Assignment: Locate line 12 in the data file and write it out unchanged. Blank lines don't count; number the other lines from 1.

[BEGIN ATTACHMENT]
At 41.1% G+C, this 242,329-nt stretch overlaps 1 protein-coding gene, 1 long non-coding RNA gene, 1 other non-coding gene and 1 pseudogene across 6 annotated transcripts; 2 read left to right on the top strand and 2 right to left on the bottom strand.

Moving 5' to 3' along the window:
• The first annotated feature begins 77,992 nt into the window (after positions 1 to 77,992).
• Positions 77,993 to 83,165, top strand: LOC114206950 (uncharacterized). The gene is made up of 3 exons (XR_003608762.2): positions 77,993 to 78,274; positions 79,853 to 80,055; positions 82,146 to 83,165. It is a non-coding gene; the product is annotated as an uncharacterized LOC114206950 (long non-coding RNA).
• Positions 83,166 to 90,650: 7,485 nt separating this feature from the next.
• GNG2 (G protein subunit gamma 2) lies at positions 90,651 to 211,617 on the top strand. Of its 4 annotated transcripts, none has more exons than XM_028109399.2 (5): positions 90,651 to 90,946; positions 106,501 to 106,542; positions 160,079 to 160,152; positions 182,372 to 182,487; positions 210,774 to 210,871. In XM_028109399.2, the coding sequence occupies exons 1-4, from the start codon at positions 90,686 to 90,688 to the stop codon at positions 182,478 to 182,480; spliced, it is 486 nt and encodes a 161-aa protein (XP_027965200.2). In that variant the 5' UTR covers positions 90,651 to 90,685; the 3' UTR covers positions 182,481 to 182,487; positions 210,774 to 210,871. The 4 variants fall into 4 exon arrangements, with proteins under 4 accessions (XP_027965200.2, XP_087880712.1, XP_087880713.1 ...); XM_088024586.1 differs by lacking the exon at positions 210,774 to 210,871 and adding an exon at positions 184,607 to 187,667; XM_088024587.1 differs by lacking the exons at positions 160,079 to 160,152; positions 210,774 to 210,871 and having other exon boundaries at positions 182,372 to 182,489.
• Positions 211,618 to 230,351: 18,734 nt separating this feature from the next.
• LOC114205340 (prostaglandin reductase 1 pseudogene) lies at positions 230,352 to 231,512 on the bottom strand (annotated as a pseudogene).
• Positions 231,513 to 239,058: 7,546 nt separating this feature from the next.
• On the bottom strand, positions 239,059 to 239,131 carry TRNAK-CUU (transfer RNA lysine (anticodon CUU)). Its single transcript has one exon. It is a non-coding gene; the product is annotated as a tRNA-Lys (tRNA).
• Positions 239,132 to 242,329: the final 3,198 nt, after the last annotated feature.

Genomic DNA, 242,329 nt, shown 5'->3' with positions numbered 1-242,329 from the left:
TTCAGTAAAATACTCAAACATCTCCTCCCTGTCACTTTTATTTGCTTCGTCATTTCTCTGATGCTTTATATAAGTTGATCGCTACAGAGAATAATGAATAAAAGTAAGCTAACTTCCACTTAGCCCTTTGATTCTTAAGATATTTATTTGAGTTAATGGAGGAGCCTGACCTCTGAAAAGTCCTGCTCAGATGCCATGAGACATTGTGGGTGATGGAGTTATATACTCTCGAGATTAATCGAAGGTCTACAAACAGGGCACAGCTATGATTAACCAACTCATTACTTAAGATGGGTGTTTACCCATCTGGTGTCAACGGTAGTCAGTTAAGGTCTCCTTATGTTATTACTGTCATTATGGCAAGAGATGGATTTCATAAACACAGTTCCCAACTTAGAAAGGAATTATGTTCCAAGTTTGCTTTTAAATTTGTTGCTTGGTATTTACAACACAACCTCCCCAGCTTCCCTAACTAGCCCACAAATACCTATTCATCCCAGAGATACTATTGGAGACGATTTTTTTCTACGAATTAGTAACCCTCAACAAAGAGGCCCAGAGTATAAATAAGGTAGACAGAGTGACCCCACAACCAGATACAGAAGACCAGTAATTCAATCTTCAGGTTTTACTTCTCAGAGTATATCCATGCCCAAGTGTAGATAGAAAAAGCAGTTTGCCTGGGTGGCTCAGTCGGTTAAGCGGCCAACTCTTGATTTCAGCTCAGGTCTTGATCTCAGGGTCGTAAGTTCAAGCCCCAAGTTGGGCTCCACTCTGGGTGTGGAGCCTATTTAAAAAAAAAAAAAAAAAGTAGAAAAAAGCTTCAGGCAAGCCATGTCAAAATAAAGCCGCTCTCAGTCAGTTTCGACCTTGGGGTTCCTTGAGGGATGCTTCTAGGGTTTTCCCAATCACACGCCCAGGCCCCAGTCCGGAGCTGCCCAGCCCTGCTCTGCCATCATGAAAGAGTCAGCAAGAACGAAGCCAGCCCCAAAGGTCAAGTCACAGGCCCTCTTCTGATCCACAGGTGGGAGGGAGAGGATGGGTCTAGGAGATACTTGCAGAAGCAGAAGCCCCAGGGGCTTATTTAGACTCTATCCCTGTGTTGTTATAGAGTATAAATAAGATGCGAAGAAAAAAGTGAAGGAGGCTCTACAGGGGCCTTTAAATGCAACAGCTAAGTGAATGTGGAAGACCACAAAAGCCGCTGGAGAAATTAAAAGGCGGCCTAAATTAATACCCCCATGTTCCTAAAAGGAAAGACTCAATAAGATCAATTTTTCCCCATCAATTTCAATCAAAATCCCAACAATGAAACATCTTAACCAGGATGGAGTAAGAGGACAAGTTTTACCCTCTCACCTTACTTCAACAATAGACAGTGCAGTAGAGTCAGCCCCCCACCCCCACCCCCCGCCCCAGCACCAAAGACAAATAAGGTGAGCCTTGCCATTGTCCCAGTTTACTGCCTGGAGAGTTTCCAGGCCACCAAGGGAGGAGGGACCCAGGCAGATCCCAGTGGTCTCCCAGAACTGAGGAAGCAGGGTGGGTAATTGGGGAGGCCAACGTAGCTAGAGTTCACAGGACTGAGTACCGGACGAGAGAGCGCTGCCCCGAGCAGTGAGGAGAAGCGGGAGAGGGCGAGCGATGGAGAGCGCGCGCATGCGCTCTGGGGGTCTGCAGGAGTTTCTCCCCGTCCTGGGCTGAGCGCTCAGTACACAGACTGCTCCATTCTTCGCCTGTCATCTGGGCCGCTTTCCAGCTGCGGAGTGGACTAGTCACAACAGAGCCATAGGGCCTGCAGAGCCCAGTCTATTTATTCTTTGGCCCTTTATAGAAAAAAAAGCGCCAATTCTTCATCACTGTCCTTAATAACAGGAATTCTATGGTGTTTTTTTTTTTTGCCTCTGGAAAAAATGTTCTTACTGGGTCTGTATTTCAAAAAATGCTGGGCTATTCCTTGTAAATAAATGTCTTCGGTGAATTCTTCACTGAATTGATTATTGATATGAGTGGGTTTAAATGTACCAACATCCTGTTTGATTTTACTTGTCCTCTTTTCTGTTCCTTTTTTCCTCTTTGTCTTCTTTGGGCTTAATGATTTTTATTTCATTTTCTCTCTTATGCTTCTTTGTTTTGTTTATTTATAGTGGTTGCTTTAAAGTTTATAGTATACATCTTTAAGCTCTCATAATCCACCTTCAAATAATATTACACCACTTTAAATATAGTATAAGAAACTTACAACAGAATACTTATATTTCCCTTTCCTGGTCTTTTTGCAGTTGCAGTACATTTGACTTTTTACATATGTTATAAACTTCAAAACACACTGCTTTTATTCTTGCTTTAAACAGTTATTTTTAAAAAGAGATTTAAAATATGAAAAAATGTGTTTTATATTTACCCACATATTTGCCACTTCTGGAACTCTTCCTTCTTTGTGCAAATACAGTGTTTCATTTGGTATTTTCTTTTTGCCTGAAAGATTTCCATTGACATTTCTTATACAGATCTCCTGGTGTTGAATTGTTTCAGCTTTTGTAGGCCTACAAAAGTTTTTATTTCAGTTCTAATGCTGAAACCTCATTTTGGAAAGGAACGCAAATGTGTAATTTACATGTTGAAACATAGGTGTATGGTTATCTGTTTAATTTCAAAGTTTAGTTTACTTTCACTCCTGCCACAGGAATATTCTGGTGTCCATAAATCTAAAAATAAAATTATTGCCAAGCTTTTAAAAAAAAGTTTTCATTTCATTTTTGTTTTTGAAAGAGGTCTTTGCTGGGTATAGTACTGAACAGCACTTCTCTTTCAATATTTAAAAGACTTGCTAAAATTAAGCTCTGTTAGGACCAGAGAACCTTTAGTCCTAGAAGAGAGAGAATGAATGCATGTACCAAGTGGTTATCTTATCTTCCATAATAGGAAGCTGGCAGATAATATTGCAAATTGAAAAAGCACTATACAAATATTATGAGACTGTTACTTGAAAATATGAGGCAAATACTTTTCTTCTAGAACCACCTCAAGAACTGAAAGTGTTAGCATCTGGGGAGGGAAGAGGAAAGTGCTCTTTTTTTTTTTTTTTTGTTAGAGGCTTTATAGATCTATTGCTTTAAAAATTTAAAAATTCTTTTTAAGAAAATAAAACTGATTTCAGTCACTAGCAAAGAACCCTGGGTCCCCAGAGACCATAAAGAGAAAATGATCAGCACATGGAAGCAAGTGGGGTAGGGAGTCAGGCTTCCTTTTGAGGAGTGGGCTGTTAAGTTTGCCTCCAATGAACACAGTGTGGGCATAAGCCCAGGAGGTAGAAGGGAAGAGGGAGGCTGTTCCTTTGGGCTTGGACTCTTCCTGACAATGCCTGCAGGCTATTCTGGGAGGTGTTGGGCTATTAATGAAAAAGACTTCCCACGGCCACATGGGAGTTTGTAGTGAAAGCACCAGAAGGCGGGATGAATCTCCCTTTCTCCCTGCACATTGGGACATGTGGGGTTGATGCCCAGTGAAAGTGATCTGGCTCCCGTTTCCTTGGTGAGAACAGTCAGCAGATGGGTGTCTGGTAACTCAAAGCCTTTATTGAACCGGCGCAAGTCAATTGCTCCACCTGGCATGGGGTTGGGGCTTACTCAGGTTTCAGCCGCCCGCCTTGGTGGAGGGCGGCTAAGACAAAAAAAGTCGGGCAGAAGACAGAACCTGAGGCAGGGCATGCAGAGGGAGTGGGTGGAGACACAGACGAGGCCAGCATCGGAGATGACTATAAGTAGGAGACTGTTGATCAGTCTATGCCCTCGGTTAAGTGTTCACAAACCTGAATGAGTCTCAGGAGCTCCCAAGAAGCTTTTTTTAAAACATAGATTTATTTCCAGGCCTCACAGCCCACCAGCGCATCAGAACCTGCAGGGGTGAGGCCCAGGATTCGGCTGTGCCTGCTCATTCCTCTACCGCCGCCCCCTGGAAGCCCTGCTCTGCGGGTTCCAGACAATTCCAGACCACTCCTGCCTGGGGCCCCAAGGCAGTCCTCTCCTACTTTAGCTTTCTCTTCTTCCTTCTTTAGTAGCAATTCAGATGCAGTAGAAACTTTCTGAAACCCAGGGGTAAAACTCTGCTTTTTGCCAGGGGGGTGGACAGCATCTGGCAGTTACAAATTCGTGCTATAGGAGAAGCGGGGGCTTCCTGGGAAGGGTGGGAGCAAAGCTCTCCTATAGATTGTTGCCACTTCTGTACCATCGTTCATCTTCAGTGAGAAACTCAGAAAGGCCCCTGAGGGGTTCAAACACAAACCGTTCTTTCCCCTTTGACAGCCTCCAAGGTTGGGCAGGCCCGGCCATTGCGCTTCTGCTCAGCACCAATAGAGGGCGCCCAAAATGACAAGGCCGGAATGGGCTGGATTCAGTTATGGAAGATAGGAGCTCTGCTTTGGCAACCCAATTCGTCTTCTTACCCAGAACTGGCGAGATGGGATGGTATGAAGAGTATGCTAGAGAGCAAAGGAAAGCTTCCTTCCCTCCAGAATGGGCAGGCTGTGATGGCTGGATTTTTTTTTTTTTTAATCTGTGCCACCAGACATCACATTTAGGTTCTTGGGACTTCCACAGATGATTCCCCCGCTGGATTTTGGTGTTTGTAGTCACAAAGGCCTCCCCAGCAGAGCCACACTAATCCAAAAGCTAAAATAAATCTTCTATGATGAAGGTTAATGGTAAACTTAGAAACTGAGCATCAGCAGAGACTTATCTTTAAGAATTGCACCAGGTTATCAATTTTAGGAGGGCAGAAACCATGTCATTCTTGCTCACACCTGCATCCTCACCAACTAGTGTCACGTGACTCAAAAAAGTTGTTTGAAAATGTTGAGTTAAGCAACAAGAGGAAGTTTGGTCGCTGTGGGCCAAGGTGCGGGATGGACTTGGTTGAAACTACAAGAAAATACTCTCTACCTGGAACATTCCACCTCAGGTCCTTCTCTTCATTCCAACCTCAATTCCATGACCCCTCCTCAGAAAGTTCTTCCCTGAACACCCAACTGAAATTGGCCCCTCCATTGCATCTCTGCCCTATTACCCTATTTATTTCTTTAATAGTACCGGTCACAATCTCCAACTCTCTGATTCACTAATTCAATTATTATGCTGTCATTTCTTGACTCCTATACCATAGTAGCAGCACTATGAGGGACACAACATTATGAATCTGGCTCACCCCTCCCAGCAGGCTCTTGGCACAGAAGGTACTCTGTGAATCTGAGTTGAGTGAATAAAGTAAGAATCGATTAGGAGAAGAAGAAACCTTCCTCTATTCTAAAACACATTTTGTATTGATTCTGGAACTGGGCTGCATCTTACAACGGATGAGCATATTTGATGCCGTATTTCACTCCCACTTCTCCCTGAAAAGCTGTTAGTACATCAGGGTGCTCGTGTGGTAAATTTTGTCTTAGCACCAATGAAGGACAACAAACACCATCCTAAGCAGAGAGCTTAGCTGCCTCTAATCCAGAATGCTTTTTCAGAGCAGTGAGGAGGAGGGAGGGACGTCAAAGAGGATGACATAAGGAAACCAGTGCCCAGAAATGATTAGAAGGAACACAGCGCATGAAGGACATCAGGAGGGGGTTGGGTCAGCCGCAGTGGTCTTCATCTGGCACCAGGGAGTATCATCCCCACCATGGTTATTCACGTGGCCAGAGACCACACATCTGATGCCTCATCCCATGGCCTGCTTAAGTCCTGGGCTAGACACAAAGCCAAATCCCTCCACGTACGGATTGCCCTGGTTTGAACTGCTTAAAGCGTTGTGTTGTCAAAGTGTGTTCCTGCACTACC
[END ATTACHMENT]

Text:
Genomic DNA, 242,329 nt, shown 5'->3' with positions numbered 1-242,329 from the left: